I’ve been working on my novel. Slowly. But positive, forward progress. I like it, and I’m determined to get it finished. In the meantime I’m living vicariously through my dear friend Sharon Fisher whose first book, Ghost Planet, will be published by Tor in November 2012. I’m beyond excited for her. She deserves every bit of her success (and I highly recommend the book!).
I tried, tried, tried to get at least one photo for this post, but really:
- My camera sucks.
- I have a black dog.
- I suck as a photographer.
Yeah. That means no cute smiling dog photo.
River, our youngest curly coated retriever, is now 11 and a half months old. He was the runt of his litter, so it was natural, when we got him, to call him Little Bit. He was just a little bit of a thing, especially next to Pax and Pflouff. Now the nickname seems ironic — like calling the bald guy “Curly.” He is the tallest of the three and the second-heaviest. And he’s still growing. Little Bit will be our largest dog when he matures. Even bigger than the Newf.
From the beginning I noticed something odd about him. He loved to run, loved to wrestle, but he almost never jumped. If he couldn’t climb up, he put his front paws up and waited to be lifted. That was not normal, not for a puppy of any breed, much less a curly. In March I took him to the vet and had his hips x-rayed. The ball and socket of his left hip joint didn’t fit well.
For the record, I don’t believe this was breeder error. He has an awesome breeder, Dawn Fleming in Ohio, who did all the research and health checks. (No dysplasia in either side of the pedigree for generations.) River was the runt of the litter and developmentally behind his siblings throughout his early life. My personal theory, truly, is that he just wasn’t done baking yet. No one’s fault.
The vet referred us immediately to a specialist, Dr. Byron Misseghers at Puget Sound Animal Hospital. Dr. Misseghers recommended a triple pelvis osteotomy (TPO) on that hip. It shot the budget for working on the house this summer, but we didn’t hesitate — not about money anyway. We were scared to death about the post-surgery recovery process. River is a somewhat. . . emotionally fragile. . . dog. Would he be able to handle eight weeks in a crate? Would I? I was an emotional wreck when I left him for surgery. I understood then why parents fall apart when their children are in the emergency room. He was so frightened, and I was so helpless. I still choke up thinking about it.
He came through the surgery amazingly well. When we picked him up the next day, he was walking without a limp — even the surgeon and vet techs were amazed. I was armed with a bag full of antibiotics, pain pills, and sedatives. A dear friend of mine had been a vet tech at this vet hospital for five years and had a dog go through the same surgery. “Use the sedative,” she told me. “It will make the confinement bearable for both of you.”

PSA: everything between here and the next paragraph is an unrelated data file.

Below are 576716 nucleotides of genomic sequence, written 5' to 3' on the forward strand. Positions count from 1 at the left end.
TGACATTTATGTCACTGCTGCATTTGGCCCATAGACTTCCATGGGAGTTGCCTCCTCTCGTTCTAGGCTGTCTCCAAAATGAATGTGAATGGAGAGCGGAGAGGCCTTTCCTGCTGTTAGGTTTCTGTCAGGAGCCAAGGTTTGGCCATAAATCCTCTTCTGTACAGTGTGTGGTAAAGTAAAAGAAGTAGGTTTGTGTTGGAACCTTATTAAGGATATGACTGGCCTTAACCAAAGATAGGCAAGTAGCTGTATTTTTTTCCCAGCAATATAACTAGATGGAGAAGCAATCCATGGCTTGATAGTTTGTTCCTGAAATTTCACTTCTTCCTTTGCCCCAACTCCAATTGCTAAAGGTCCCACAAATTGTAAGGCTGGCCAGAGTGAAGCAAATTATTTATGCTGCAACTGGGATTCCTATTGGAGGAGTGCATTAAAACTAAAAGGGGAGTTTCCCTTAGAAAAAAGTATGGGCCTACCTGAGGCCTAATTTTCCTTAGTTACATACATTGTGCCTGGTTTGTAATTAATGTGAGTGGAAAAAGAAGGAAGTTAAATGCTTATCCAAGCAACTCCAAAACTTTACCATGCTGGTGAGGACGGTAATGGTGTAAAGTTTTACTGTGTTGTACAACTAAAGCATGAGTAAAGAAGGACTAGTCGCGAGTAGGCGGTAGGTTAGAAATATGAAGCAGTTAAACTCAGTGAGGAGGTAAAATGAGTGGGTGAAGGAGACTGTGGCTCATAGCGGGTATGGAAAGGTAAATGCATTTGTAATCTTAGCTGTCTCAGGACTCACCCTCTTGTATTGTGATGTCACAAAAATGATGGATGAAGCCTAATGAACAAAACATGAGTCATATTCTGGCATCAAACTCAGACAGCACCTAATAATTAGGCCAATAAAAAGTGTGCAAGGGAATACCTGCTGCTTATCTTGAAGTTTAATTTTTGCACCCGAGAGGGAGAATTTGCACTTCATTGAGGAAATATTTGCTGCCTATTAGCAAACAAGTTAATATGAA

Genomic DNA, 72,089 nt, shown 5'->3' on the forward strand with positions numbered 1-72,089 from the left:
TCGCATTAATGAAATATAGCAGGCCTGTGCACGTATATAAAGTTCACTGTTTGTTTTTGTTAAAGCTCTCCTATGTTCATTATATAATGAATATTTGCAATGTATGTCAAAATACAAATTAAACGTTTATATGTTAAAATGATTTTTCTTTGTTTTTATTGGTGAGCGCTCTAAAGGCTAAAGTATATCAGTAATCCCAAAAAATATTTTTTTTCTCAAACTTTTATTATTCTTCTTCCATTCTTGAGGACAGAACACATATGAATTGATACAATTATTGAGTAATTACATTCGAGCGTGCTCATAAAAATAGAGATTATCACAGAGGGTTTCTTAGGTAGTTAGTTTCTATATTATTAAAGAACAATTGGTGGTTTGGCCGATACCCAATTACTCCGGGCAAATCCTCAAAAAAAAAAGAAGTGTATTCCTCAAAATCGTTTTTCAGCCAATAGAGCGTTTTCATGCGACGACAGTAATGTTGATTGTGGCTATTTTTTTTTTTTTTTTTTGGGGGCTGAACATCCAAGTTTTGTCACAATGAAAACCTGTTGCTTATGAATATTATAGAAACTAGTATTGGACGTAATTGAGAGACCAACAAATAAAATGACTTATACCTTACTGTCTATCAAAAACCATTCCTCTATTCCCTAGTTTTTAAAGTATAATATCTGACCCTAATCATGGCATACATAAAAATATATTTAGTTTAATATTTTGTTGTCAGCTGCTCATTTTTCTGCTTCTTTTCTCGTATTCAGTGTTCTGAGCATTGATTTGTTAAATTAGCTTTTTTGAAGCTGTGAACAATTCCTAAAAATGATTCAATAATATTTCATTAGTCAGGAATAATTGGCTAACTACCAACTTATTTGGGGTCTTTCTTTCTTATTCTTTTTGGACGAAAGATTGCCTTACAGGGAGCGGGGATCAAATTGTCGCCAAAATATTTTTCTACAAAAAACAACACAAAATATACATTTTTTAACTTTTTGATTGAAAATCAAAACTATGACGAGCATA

I took her advice to heart. The first week was easy — much, much easier than I’d ever dreamed possible — because he was on so many meds and still healing. He was in his crate except when he had to go out to pee, on leash only, straight out and straight back in. I put the crate near my desk, and I moved a mattress downstairs to sleep next to him, so he wouldn’t be alone at night. When he came off the bulk of the meds, we had to up the sedative a tiny bit. He began to get a little more restless and a little more vocal. We followed the vet’s instructions to the letter, though: crate rest, on leash to pee, no stairs, no playing with the other dogs.
After four weeks, he had follow up x-rays. The vet said they looked great, and so he lightened the restrictions. Still no stairs and no playing with the other dogs, so he moved from his crate to an ex-pen in the same area. Through the next few weeks we increased him freedoms gradually. Off leash to pee. Access to a larger area with some stairs. Pax (who won’t wrestle) in the area with him. Despite the added freedoms, those were difficult weeks. He had been a good soldier for the first few weeks, but he was making it clear now: He was DONE. It was time to be a real dog again.
On June 4, eight weeks post-surgery (almost — it was three days early because it got too hot to restrict him to his ex-pen), River was given his final freedom: access to Pflouff. I don’t think they’ve stopped wrestling since. “River, stop torturing your sister!” has again become the most often heard mantra of the house. I and all three dogs have moved back upstairs to the master bedroom with my husband.
What does it mean long-term? I don’t know. I hope it means that he’ll have essentially normal hips and be mostly pain-free throughout his life. He isn’t jumping much, but that could be habit rather than pain. He won’t ever be an agility dog, but I’m okay with that. I just want him to be happy and healthy.
And now that he’s a completely normal teenager again, I want him to grow up and stop torturing his sister. You know, I kind of liked him in the box. . . .